If you've saved the image file itself, http://www.tineye.com/

Re: The Ungoogleable

Posted: Mon Nov 08, 2010 2:32 pm UTC
by greengiant
If you search google for 'stick out tongue and blow' (no quotation marks), the first result is the wikipedia page for blowing a raspberry. I'm always impressed by how well you can find seemingly tricky things on google if you put in a bit of effort.

Normally when I have difficulty it's with things that ought to be easy to find. Can't think of any specific examples off the top of my head but certain searches just seem to bring up pages and pages of dodgy websites that have no real content, but that are spammed up to the eyeballs with mentions of what you've searched for.

Re: The Ungoogleable

Posted: Mon Nov 08, 2010 8:14 pm UTC
by Qaanol
greengiant wrote:If you search google for 'stick out tongue and blow' (no quotation marks), the first result is the wikipedia page for blowing a raspberry.

…and what happens when you put that in an image search with SafeSearch turned off?

Re: The Ungoogleable

Posted: Mon Nov 08, 2010 9:05 pm UTC
by Cosmologicon
Qaanol wrote:I’ve had difficulty searching for songs to which I only knew the wordless refrains... the “Na na-na-na na” part of Wilson Pickett’s Land of 1000 Dances.

That's funny, I was going to give that exact same example, except I was going to say it was surprisingly easy to find the answer. True, it wasn't the first hit, but given how ill-defined my search was, and how many song have that sort of lyric, I was surprised it was even on the first page. A search on what's the song that goes naaaa na na na naaaa takes me here for the eighth hit.

I had trouble searching for the origins of certain snowclones before I knew to treat them like a formula. For instance, having seen variations on "X Y is X" such as "obvious troll is obvious", I had no idea how to find out the origin (The Simpsons, btw) because the only constant was "is".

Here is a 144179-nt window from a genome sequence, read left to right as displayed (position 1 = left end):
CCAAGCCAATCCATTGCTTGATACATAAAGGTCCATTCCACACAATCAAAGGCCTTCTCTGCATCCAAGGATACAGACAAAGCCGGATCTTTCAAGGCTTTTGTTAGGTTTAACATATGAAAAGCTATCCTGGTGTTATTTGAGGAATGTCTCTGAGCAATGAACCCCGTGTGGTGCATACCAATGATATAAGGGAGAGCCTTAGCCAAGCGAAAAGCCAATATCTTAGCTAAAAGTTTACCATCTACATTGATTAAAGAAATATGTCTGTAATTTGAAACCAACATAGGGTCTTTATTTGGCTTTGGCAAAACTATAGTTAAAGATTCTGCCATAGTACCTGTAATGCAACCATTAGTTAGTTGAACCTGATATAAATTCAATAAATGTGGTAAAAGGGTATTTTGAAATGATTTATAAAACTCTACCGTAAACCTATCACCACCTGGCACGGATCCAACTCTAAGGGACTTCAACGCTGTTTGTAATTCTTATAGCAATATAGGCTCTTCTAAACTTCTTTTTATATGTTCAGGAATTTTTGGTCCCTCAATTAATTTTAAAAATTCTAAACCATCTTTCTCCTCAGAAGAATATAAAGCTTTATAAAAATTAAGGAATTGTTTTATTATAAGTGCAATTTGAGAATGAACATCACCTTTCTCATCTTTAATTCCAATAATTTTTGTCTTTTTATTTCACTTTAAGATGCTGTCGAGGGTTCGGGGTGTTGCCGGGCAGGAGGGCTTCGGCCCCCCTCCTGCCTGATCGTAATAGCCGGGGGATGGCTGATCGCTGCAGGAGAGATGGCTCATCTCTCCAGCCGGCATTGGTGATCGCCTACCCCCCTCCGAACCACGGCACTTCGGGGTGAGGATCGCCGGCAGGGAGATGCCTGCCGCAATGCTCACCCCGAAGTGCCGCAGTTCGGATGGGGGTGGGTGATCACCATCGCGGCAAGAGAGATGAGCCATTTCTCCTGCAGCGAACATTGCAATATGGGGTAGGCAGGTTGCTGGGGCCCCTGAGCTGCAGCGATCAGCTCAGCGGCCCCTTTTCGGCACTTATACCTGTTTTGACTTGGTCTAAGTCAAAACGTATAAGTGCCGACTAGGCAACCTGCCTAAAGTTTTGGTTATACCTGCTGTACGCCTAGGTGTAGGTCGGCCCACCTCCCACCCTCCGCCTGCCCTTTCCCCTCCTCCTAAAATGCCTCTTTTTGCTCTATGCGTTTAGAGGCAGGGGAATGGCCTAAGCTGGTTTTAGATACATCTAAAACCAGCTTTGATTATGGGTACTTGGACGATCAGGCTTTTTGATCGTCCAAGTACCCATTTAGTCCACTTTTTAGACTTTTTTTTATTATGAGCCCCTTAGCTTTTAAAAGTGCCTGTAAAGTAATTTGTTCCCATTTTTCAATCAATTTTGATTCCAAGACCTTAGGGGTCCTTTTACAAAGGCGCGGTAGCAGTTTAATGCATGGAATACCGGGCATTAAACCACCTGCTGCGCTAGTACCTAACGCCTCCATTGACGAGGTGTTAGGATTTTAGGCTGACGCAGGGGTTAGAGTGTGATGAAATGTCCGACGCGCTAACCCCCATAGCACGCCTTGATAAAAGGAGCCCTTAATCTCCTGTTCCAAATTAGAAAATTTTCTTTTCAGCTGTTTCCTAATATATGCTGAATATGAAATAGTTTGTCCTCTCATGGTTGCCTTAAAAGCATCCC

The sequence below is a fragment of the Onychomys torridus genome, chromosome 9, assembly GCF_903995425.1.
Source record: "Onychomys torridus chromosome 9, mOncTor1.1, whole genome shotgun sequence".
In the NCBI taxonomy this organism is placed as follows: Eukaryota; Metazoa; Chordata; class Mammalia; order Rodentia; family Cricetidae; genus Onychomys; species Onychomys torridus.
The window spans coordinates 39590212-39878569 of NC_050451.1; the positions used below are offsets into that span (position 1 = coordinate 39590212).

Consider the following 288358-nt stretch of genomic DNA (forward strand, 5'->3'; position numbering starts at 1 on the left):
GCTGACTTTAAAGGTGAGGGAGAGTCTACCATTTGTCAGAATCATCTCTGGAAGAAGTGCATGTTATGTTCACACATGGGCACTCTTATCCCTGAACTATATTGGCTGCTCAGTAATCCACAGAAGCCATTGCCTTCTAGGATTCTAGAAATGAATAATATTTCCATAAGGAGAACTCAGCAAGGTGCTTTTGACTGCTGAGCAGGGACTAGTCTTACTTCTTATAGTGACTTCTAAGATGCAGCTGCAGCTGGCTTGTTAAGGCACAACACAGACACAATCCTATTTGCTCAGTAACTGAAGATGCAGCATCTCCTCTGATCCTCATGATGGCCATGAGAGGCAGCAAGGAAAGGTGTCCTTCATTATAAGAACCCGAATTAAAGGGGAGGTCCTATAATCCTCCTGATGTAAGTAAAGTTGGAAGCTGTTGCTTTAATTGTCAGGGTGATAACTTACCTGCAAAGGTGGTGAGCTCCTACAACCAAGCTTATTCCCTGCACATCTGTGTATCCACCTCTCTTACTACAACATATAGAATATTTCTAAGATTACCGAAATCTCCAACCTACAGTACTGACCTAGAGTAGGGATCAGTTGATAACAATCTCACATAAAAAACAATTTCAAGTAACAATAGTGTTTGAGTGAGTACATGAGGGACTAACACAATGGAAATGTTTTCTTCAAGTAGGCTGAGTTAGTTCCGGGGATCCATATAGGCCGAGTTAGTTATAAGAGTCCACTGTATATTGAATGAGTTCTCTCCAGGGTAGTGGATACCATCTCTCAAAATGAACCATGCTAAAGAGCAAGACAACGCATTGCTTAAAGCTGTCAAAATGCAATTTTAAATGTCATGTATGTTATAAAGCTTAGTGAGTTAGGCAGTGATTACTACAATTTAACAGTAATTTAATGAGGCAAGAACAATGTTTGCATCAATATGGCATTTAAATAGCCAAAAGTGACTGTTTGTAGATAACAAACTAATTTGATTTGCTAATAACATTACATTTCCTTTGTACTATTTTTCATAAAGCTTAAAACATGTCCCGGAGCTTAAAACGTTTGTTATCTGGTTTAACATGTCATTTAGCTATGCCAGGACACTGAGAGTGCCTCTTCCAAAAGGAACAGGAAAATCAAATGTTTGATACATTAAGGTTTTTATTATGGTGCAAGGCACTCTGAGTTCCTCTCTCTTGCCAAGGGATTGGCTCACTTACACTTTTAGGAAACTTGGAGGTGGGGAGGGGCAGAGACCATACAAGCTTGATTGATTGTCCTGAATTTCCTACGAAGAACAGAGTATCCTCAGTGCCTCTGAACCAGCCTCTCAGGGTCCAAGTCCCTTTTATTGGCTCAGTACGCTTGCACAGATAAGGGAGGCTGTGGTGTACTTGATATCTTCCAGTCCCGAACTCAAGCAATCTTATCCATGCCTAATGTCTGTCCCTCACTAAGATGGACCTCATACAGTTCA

Re: The Ungoogleable

Posted: Mon Nov 08, 2010 9:43 pm UTC
by greengiant
Qaanol wrote:
greengiant wrote:If you search google for 'stick out tongue and blow' (no quotation marks), the first result is the wikipedia page for blowing a raspberry.

…and what happens when you put that in an image search with SafeSearch turned off?


Piqued my curiosity. Surprisingly you get results that are only 10% smutty. Quite a good selection really; a polar bear with a blue tongue, a frog blowing a raspberry, shrek with one of those party blower things and interestingly two pictures of raspberries (the fruit).

Re: The Ungoogleable

Posted: Tue Nov 09, 2010 12:18 am UTC
by KrazyerKate
Tirian wrote:I found a new pet peeve last week when I went to Google John Stewart, the African-American Green Lantern. Google helpfully pointed out at the top of the search page "Did you mean Jon Stewart?" (the host of The Daily Show), but then unhelpfully assumed that that's what I meant and the entire page was filled with Jon Stewart links. Of course, "John Stewart green lantern" gave me the information I actually wanted, but that's what it took to bypass Google's helpfulness.


Cut google some slack. 95% of the people that typed in 'john stewart' DID mean to search for the host of the daily show. You just happen to be in the unfortunate 5%.

Re: The Ungoogleable

Posted: Tue Nov 09, 2010 9:45 am UTC
by RebeccaRGB
HonoreDB wrote:If you've saved the image file itself, http://www.tineye.com/

Awesome. Thanks.

Re: The Ungoogleable

Posted: Wed Nov 10, 2010 2:26 am UTC
by HonoreDB
Oh hey, just ran into another one. Yay. :?

The word "comments" is prominently featured on EVERY WEBSITE ON THE INTERNET. This makes searches for other meanings of the word "comment" difficult.

Re: The Ungoogleable

Posted: Wed Nov 10, 2010 5:37 am UTC
by Tirian
KrazyerKate wrote:
Tirian wrote:I found a new pet peeve last week when I went to Google John Stewart, the African-American Green Lantern. Google helpfully pointed out at the top of the search page "Did you mean Jon Stewart?" (the host of The Daily Show), but then unhelpfully assumed that that's what I meant and the entire page was filled with Jon Stewart links. Of course, "John Stewart green lantern" gave me the information I actually wanted, but that's what it took to bypass Google's helpfulness.


Cut google some slack. 95% of the people that typed in 'john stewart' DID mean to search for the host of the daily show. You just happen to be in the unfortunate 5%.